|As a tree grows, it responds to its environment in many ways. It inevitably develops characteristics that reduce the strength of lumber cut from it. The worst of these defects are: knots, cross grain, checks and splits, and reaction wood.
Knots are the most obvious lumber characteristic. A knot is a section of a branch that has been enveloped by the tree as it grew. If the branch was an early and low one that died and was encased along with its dead bark, the resulting knot is said to be loose or encased. A branch that was alive when the tree was cut produced intergrown or tight knots in the lumber, with uninterrupted contact between the wood cells and branch bark.
A knot’s shape is a function of how the plane of the lumber face intersects the branch. A face normal to the axis of the branch results in a round knot. If the face is nearly parallel to the branch axis, the knot is called a spike knot. Any orientation between normal and parallel makes oval knots.
Knots reduce lumber’s strength in several ways. A knot is an interruption in the fibers that would otherwise be aligned along the strong axis of the piece. The fibers that are left also deviate from the axis to pass around the knot. Finally, significant stress concentration exist near the knot.
Cross grain is a generic term describing wood fibers that are not aligned with the member’s major axis. Severe cross grain occurs when trees that have grown spirally or with pronounced taper are cut for lumber. Some cross grain is the inevitable result of cutting prismatic, rectangular pieces from a tapered mass of concentric cylinders. Cross grain drastically reduces the tensile strength of the lumber and can precipitate abrupt and early bending failures.
The most direct measure of cross grain is the slope of grain. Slope of grain is the angle, expressed as a ratio, between the wood fibers and the longitudinal axis of the lumber. A large slope (1 in 6) of grain is second only to knots in reducing the grade of a piece of lumber. Grain is a misleading term. The growth ring tracings on the lumber face can be parallel to the face, while the fibers are not. Often, a small pattern of checks will be the only indication of misaligned fibers.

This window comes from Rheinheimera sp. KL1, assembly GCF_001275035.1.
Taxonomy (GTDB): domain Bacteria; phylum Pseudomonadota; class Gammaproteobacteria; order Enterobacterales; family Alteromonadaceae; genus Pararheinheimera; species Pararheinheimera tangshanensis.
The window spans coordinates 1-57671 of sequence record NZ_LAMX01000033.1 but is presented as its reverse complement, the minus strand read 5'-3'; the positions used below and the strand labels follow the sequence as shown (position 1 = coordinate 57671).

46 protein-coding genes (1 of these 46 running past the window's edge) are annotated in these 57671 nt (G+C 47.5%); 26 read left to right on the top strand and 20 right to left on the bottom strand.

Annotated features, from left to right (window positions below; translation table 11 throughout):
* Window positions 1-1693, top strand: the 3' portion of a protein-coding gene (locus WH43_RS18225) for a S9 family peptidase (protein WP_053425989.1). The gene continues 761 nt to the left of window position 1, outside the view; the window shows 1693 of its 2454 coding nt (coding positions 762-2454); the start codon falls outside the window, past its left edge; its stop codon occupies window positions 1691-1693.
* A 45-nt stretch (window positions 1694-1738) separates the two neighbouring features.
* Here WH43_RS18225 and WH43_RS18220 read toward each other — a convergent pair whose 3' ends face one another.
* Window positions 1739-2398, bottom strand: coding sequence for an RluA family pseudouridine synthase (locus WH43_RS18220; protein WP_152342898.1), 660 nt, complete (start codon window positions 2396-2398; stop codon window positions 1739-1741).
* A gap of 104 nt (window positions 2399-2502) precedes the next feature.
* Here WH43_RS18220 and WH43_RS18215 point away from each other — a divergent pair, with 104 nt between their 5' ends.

Checks, Shakes, and Splits
Checks and splits are fractures in the wood that open as the lumber dries. Checks align with the longitudinal axis of the piece and are normal to the growth rings. Splits run through checks and are usually found at the ends of timber. The worst of the splits are often trimmed off after the lumber is dried as a final step in cutting lumber. Improper kiln-drying can accentuate splitting at the ends.
Shakes are thin voids within the tree that seem to occur naturally as the tree is growing. Shakes also align with the axis of the tree, but they lie in plane with the growth rings. It is as if the tree had delaminated slightly at a transition between spring and summer wood.
Timber’s strength relies upon the connection between adjacent wood cells. Though checks, shakes, and splits may close, the cells never reconnect across the fracture. By physically separating pieces of lumber, checks, shakes, and splits are detrimental in many ways. Just what and how much effect these separations have depends on the location and severity of the defects, and the end use of the timber.
Reaction wood is created by the tree as a response to its own changing dead load. As branches get longer and heavier, or if the tree is tilted for some reason, the wood is subjected to bending stresses. The tree responds by growing thicker-walled, denser cells at these locations. Most softwoods grow compression wood on the underside of the branches.
Most hardwoods, however grow tension wood on branch topsides. The denser reaction wood shrinks more as it dries than does the surrounding normal wood, resulting in dramatic and abrupt warps in any lumber that contains reaction wood.